When Talat Market debuted at Gato last April, chef Parnass Lim Savang was nervous. It wasn’t the usual first night jitters associated with the opening of a restaurant. Savang had quit both of his jobs at Staplehouse and Kimball House and convinced friend and fellow Kimball House colleague chef Rod Lassiter to join him. From a tiny kitchen in Candler Park three nights a week, the pair would present Atlantans with a very different version of Thai cuisine than most had experienced in America.
Savang, Eater’s Chef of the Year 2017 and 2018 James Beard Foundation Rising Star Chef semifinalist, grew up in the restaurant business. His first memories of his family’s Lawrenceville restaurant Danthai are as a child washing dishes, draped in an oversized apron and standing atop two dish racks his father had stacked in front of the sink. As a teenager, Savang served food to the restaurant’s patrons after school and on weekends. He filled in wherever the family needed him to at Danthai. He grew to resent the restaurant.
“I never wanted to cook because my parents were always cooking. I wanted to be an actor or a breakdancer, anything but a cook,” he recalled.
Savang attended Valdosta State for two years following high school, but after watching the UK edition of Kitchen Nightmares and thinking back on the sacrifices his parents made to build up Danthai, he changed course. Savang graduated from the Culinary Institute of America in 2011. His resume includes Hugh Acheson’s The National and Five & Ten in Athens and Empire State South in Atlanta (where he first worked with Staplehouse chef Ryan Smith.)
But it was his stages at chef Andy Ricker’s Thai restaurant Pok Pok in Portland, Oregon as well as at Nahm in Bangkok (ranked fifth on Asia’s 50 best restaurants) which proved to be turning points in his culinary career.
“I’ve wanted to cook authentic Thai food in Atlanta for a long time. My dad is my biggest supporter. He encouraged me to come and cook at Danthai and try out some of my dishes as specials. Some were successful. Some weren’t.”
Savang had been doing pop-ups around town. It allowed him to continue testing out his ideas on people beyond those who frequented Danthai. However, working in the kitchens of two award-winning restaurants was beginning to take its toll.
One night, as he and Lassiter were closing after service at Kimball House, the two chefs began joking about pop-up themes to pass the time. Lassiter mentioned fermented rice. Savang took the joke seriously. Two hours later, the premise behind Talat Market was created.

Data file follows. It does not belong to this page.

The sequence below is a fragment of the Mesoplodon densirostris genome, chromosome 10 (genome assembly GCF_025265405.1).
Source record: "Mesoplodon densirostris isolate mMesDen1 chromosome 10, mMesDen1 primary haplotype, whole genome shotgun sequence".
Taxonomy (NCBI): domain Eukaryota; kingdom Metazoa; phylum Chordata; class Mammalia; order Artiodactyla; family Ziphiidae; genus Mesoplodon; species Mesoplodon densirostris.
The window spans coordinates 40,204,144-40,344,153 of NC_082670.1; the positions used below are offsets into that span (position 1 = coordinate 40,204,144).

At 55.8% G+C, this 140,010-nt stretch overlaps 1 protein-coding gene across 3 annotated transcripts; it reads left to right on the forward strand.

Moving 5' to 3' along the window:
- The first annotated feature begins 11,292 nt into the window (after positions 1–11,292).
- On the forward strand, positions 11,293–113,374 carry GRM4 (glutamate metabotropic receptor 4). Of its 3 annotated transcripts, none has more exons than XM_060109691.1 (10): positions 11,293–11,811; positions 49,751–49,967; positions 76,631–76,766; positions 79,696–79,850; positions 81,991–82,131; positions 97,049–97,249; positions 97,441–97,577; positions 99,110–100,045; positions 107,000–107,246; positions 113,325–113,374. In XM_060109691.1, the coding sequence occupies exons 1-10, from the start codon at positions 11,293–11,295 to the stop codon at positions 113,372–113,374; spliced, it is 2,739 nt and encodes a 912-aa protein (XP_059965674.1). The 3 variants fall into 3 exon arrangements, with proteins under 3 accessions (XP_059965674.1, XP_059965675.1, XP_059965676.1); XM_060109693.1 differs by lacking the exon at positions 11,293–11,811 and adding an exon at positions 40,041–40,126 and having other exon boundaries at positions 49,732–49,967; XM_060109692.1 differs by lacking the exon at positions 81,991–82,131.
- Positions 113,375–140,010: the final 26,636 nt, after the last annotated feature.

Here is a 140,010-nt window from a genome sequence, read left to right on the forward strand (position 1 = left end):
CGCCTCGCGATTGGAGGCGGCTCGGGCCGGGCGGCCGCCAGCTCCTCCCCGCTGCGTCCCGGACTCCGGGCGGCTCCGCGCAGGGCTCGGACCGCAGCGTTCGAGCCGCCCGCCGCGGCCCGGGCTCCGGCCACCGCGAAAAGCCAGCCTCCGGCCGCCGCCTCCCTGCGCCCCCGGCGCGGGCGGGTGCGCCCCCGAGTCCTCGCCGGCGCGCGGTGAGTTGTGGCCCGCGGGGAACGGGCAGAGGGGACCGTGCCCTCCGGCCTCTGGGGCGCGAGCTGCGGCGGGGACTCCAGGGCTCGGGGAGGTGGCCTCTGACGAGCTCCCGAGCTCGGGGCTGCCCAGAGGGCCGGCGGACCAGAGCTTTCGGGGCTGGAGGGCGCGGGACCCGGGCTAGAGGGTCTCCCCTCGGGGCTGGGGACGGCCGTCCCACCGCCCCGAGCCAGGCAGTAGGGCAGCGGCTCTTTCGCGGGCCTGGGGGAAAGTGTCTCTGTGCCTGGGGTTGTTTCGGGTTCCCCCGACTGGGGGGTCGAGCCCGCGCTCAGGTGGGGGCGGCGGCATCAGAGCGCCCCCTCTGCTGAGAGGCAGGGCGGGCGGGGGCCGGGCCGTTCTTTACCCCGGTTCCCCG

“I was working for the best restaurants in Atlanta, yet I didn’t feel the connection to the food I was cooking,” Savang said. “I wanted to cook the Thai food my family eats every day and not what you find in the American Thai restaurants.”
Talat Market’s menu consists of five to eight traditional Thai dishes made with Georgia-grown ingredients rather than those purchased from wholesale companies like Sysco. Savang posts each week’s menu on Instagram along with shots of the food he and Lassiter are working on for reference.
Talat Market averages around 60 covers a night with two turns in service. Gato only accommodates 30 people. Every time Savang changes the menu, he must then reconfigure the logistics in the flow of service. It’s a game all chefs play, but few play it in such a small space where people often wait as long as an hour for a table.
“I want people to come to Talat, expats from Thailand, people who’ve traveled there, people who’ve never been, to be transported to Thailand through my food. That takes time.”
When asked what his father thinks about the food he cooks, Savang laughs, “When he gives me a little grunt, that means the food is good. My dad told me once he wished he could cook this food at his restaurant, but it’s not what people want there.”
As for the future of Talat Market, Savang is hoping to be in a more permanent location soon. The space he’s after won’t be much bigger than Gato. The small staff he’s assembled to run Talat which includes Lassiter, front of house Rebecca Turner, and his dishwasher Anna are all on board when the time comes to level up.
“My team is the best part of Talat for me. We’ve been looking for spaces and there are a couple we are seriously considering. The space will be comfortable but basic because the whole point of Talat is for people to see Thailand, my culture, and the food.”
Talat Market is BYOB and is open Friday through Sunday from 6 p.m. to 10 p.m. at Gato in Candler Park.